Foreign Policy and Terrorism: Ideologies in conflict Essay

Foreign Policy and Terrorism: Ideologies in conflictThe relationship of states and different entities in world politics is determined by how well they have understood one another. More clearly put, even in the course of history, it is reflected that decisions pertaining to politics and foreign policy affects more than the state enacting it. This is attributable to the fact that politics has been treated synonymously with foreign policies, making it a yardstick to which harmonious relationships between and among states are at stake.

More often than not, foreign policies are also associated with the current head of state, interpreting it as his or her act, rather than a consensus of the senate or congress.Foreign policies and its binding power over sovereign states have always been a topic among conventions and international forums. Primarily this is due to the fact that many question the relevance and sometime the validity of its existence. One question that cannot be ignored is that, if states exist in their own sovereign right, what is the basis for having a foreign policy directly affecting other states and more so, the lives of people. This is termed as the “history-making individuals model”.

What it primarily means is that policies enacted by a state have always been linked with the “personal preferences” of the one occupying the highest positions in government. In effect, those espousing hatred, anger or disagreement, particularly terrorist groups, interprets policies enacted as yet again an act of the president or prime minister for personal reasons, worse, sometimes it is interpreted as a personal vendetta against groups who do not see eye to eye with these officials.This interpretation by various entities of foreign policies is not far off. On one hand, it is a state’s decision to enact such policies for the betterment of the country and their relation with other states. On the other hand, it cannot be denied that as ordinary human being, not involved in politics, a layman may interpret it as leaders taking lead, making a difference.

When analysed, if this is how men and women interpret the enactment of foreign policies, terrorist-associated groups can potentially view it as an act directly intended for them, to eradicate them and remove them from existence. A solid example for this is the 9/11 tragic event. Many believed that the reason for its occurrence is the fact that many groups have felt strongly against foreign policies of United States of America. Various entities have interpreted it as an act of the Americans as a whole. Many do not realize that not all Americans share the same ideals as that of President Bush or any other government official, yet, Americans as a whole suffered because of this. The reason for this is that the ideologies forwarded by American government have displeased others who do not share the same views and evidently, they took such displeasure to action and made a tragedy.Take for example, the conflict in Afghanistan and even in Iraq.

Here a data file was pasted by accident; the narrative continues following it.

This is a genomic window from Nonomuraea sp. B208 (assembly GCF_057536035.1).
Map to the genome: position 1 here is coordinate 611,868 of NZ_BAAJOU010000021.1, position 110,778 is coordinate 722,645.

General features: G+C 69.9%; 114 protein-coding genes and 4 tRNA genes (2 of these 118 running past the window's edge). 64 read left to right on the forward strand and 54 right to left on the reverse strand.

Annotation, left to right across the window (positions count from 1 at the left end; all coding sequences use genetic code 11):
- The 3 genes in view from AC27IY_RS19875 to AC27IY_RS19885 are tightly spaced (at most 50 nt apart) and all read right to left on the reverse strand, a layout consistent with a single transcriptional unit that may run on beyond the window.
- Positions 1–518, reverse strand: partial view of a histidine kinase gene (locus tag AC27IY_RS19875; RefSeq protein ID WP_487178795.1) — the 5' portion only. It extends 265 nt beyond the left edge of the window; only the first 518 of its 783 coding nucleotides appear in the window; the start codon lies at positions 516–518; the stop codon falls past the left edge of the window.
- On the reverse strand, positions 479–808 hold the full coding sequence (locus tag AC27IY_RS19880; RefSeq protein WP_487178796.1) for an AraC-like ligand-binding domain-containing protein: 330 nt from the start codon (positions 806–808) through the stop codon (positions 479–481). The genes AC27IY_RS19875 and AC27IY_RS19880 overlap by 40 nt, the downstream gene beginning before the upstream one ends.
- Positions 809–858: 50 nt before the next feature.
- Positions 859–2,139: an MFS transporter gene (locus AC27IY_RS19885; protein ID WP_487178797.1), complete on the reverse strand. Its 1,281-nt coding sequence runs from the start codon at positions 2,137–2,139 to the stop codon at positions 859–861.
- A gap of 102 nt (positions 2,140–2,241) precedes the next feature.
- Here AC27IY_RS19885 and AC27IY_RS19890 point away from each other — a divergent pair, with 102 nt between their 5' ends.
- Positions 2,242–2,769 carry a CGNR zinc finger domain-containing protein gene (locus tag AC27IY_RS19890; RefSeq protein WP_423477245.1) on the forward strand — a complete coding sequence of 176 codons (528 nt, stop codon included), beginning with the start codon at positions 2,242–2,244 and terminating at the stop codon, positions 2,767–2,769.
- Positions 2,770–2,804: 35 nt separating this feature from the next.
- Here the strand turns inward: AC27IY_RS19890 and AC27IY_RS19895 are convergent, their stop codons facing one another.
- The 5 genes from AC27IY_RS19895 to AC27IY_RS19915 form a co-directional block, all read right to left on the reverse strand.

The fact that America attacks these countries while continuously feeding the citizens who are not included in the war will not make America the heroes. In the eyes of these people, they are suffering because the most powerful country likes them to suffer. Plain and simple, there are no considerations for what is behind the attacks and war. This interpretation is caused by suffering and it breeds hatred for America or any other country that share the same views with America.Therefore, the link between foreign policies and terrorism lies in the fact that there are multiple interests existing. This is the very reason why conflict cannot be eradicated.

As long as interests cannot come to a compromise, groups that harbor ill feelings towards, America or any other government will continuously interpret such policies as a personal attack against them and their beliefs and ideologies. This is a vicious cycle that would create more conflict and war, more attacks and tragedy.REFERENCES:Jensen, Lloyd.

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